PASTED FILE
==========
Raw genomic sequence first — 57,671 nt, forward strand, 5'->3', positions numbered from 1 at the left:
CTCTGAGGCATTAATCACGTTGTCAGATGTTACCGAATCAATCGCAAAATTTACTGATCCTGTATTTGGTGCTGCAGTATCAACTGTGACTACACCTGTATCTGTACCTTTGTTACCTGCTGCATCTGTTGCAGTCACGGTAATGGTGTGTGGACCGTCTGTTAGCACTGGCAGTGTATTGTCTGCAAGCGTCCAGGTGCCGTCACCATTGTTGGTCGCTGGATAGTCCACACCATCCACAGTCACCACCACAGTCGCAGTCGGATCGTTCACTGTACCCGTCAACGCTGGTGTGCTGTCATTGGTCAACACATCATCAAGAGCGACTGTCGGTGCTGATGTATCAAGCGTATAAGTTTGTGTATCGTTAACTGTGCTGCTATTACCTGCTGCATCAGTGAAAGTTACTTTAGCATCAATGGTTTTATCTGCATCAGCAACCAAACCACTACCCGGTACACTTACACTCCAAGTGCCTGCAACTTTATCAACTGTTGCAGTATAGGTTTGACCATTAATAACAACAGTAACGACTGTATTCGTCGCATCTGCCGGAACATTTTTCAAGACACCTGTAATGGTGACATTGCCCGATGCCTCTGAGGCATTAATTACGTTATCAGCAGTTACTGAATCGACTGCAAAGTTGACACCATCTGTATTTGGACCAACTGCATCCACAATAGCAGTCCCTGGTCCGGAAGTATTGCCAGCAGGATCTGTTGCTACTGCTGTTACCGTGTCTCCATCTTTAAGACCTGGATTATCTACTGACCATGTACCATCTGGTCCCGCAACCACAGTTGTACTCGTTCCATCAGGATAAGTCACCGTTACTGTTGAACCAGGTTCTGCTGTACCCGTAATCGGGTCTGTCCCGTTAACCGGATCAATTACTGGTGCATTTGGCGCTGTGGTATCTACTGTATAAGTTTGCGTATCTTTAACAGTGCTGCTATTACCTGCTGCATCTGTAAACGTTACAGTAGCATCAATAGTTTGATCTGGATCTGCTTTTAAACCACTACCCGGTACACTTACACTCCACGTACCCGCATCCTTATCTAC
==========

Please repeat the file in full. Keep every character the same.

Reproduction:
Raw genomic sequence first — 57,671 nt, forward strand, 5'->3', positions numbered from 1 at the left:
CTCTGAGGCATTAATCACGTTGTCAGATGTTACCGAATCAATCGCAAAATTTACTGATCCTGTATTTGGTGCTGCAGTATCAACTGTGACTACACCTGTATCTGTACCTTTGTTACCTGCTGCATCTGTTGCAGTCACGGTAATGGTGTGTGGACCGTCTGTTAGCACTGGCAGTGTATTGTCTGCAAGCGTCCAGGTGCCGTCACCATTGTTGGTCGCTGGATAGTCCACACCATCCACAGTCACCACCACAGTCGCAGTCGGATCGTTCACTGTACCCGTCAACGCTGGTGTGCTGTCATTGGTCAACACATCATCAAGAGCGACTGTCGGTGCTGATGTATCAAGCGTATAAGTTTGTGTATCGTTAACTGTGCTGCTATTACCTGCTGCATCAGTGAAAGTTACTTTAGCATCAATGGTTTTATCTGCATCAGCAACCAAACCACTACCCGGTACACTTACACTCCAAGTGCCTGCAACTTTATCAACTGTTGCAGTATAGGTTTGACCATTAATAACAACAGTAACGACTGTATTCGTCGCATCTGCCGGAACATTTTTCAAGACACCTGTAATGGTGACATTGCCCGATGCCTCTGAGGCATTAATTACGTTATCAGCAGTTACTGAATCGACTGCAAAGTTGACACCATCTGTATTTGGACCAACTGCATCCACAATAGCAGTCCCTGGTCCGGAAGTATTGCCAGCAGGATCTGTTGCTACTGCTGTTACCGTGTCTCCATCTTTAAGACCTGGATTATCTACTGACCATGTACCATCTGGTCCCGCAACCACAGTTGTACTCGTTCCATCAGGATAAGTCACCGTTACTGTTGAACCAGGTTCTGCTGTACCCGTAATCGGGTCTGTCCCGTTAACCGGATCAATTACTGGTGCATTTGGCGCTGTGGTATCTACTGTATAAGTTTGCGTATCTTTAACAGTGCTGCTATTACCTGCTGCATCTGTAAACGTTACAGTAGCATCAATAGTTTGATCTGGATCTGCTTTTAAACCACTACCCGGTACACTTACACTCCACGTACCCGCATCCTTATCTAC